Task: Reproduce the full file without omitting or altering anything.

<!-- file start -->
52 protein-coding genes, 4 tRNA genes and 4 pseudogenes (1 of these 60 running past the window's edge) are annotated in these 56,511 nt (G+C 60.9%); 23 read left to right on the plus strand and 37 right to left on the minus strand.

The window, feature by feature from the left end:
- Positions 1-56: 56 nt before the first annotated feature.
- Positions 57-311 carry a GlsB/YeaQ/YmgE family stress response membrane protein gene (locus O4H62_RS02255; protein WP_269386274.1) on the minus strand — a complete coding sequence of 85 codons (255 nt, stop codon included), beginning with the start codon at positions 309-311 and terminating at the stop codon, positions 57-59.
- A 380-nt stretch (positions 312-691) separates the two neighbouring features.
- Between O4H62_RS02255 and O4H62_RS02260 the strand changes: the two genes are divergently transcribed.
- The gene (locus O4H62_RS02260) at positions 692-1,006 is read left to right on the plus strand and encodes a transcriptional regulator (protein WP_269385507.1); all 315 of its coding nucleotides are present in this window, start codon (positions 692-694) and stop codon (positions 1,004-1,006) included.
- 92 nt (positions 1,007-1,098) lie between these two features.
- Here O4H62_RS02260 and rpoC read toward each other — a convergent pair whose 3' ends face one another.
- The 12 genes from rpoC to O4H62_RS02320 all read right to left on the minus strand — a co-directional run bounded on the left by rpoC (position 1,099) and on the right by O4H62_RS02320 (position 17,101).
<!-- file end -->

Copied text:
52 protein-coding genes, 4 tRNA genes and 4 pseudogenes (1 of these 60 running past the window's edge) are annotated in these 56,511 nt (G+C 60.9%); 23 read left to right on the plus strand and 37 right to left on the minus strand.

The window, feature by feature from the left end:
- Positions 1-56: 56 nt before the first annotated feature.
- Positions 57-311 carry a GlsB/YeaQ/YmgE family stress response membrane protein gene (locus O4H62_RS02255; protein WP_269386274.1) on the minus strand — a complete coding sequence of 85 codons (255 nt, stop codon included), beginning with the start codon at positions 309-311 and terminating at the stop codon, positions 57-59.
- A 380-nt stretch (positions 312-691) separates the two neighbouring features.
- Between O4H62_RS02255 and O4H62_RS02260 the strand changes: the two genes are divergently transcribed.
- The gene (locus O4H62_RS02260) at positions 692-1,006 is read left to right on the plus strand and encodes a transcriptional regulator (protein WP_269385507.1); all 315 of its coding nucleotides are present in this window, start codon (positions 692-694) and stop codon (positions 1,004-1,006) included.
- 92 nt (positions 1,007-1,098) lie between these two features.
- Here O4H62_RS02260 and rpoC read toward each other — a convergent pair whose 3' ends face one another.
- The 12 genes from rpoC to O4H62_RS02320 all read right to left on the minus strand — a co-directional run bounded on the left by rpoC (position 1,099) and on the right by O4H62_RS02320 (position 17,101).